Thursday, April 10, 2008

And then olive us broke bread

My friend BH (not the same as the BH from this entry) decided to host a potluck brunch in her apartment several weeks ago, because she had become "a hater of winter" and wanted to celebrate how "the days are getting longer which means spring is near." Sounded good to me! I volunteered to bring a loaf of bread, and since it was for a special occasion (meaning I was actually baking for people not myself and my family), I decided to fancy things up a bit by making an olive loaf.
I figured I would go with the recipe I usually use and then just throw in some olives when I shaped the bread for its second rise. (I never did try the "No-Knead Bread" recipe again; after making "Simple Crusty Bread" several times, it always just seemed less fussy.) The olives came from my local Trade Fair supermarket, and they hadn't been pitted. Which I didn't think was a big deal…until I spent a painstaking hour hunched over my cutting board, paring away the bits of briny flesh with a knife to create a suitable pile of purple and green chunks.
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For some reason, my dough was much wetter this time than it usually is, which made it hard to incorporate the olives. With the first one, I ended up just kind of slapping and smushing the dough around until I felt reasonably certain that the olives had made their way in evenly. With the second loaf, I made sure I floured my hands and the dough more thoroughly so that everything wouldn't be so sticky.
Despite my manhandling, both loaves still baked up beautifully. I cut a slice from one that night while it was still warm and found it delicious, though saltier than I liked—I hadn't compensated for the high salt content of the olives when I had mixed the dough, and I should have. I had already been contemplating cutting the salt in the master dough anyway, from a tablespoon and a half down to one tablespoon, and next time I definitely will (with or without olives). Aside from that, though, the bread was awesome.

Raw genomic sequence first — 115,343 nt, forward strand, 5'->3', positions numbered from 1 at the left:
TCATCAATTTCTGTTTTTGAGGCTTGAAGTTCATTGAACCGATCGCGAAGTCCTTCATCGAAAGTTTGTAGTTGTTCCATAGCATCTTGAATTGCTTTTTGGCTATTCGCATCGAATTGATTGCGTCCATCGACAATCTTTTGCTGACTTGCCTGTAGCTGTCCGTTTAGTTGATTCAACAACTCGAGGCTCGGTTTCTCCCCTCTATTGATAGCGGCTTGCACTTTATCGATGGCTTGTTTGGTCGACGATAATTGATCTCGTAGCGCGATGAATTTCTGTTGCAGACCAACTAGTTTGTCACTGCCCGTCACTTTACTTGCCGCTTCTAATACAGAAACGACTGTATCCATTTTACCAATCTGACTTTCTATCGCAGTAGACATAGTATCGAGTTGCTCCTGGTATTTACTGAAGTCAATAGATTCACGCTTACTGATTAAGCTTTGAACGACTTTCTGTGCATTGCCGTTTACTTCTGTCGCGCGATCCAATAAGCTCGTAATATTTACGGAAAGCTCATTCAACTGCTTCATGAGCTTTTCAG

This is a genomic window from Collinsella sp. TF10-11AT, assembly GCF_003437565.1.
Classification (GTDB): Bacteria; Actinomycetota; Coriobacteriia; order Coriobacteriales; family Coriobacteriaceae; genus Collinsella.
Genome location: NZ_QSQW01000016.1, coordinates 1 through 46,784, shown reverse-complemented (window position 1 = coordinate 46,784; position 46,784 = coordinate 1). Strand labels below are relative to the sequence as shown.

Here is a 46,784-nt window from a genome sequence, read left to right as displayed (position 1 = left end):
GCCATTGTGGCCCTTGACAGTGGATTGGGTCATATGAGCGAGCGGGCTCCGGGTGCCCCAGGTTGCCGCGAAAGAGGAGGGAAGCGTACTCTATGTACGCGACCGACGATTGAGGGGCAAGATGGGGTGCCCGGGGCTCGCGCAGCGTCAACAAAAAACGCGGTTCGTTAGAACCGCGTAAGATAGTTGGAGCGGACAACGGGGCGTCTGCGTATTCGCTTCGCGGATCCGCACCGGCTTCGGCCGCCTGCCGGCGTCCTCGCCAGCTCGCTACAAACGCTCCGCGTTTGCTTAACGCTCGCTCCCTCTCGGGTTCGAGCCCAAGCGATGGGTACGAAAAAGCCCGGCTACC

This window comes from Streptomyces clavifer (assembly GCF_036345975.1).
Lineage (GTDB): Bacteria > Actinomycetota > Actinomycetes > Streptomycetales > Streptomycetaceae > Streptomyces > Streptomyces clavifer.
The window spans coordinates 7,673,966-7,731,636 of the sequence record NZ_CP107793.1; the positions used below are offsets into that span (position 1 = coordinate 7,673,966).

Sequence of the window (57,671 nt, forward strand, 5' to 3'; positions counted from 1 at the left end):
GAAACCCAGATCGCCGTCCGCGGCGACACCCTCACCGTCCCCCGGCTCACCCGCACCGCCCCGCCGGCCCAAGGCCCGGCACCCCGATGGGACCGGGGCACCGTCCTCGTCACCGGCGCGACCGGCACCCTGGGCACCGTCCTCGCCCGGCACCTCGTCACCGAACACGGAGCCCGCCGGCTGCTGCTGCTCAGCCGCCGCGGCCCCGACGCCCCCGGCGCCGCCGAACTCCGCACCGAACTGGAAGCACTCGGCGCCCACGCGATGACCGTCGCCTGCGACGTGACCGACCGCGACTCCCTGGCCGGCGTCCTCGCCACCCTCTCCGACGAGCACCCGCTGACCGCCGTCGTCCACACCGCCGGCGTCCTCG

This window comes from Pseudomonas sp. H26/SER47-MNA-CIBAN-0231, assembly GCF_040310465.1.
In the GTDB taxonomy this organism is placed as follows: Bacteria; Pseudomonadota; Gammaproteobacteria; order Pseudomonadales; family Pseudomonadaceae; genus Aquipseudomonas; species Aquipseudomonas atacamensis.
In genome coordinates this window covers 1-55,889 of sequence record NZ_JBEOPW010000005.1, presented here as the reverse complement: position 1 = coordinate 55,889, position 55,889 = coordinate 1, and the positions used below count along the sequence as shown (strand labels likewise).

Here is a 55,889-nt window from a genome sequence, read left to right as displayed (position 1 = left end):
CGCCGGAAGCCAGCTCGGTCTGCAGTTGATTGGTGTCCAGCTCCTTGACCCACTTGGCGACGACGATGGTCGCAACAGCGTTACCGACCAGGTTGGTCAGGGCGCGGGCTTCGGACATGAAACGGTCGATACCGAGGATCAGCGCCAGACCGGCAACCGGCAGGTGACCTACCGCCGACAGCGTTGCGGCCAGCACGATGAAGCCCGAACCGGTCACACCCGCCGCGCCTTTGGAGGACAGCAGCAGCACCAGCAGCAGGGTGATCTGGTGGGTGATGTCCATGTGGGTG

Just look at that gorgeous, chewy crumb.
This makes us look like beasts
The next day I brought the bread to BH's apartment, where it shared a large wicker basket with a pile of bagels, some chocolate croissants, and a batch of delicious honey-almond scones made by MT. As you can tell by the photo above, the aftermath of the brunch wasn't pretty. What can I say, we are beasts!


  1. Wow, that bread looks delicious. I saw it on tastespotting. Love reading your blog. Interesting and great pics! Can't wait to see future posts. I have an invite for you, I hope you join our group. Lots of interesting foodies. Just go to the link at the bottom and give them my name as a referral, Kimi,
    Hope to see you there.

    oh, I never get pitted olives (except for martinis). Just push on them with the side of a chef's knife and they will split apart easily. Hope that helps!

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  2. I feel you...I had to pit olives once too. I definitely didn't think it would be as hard as it was.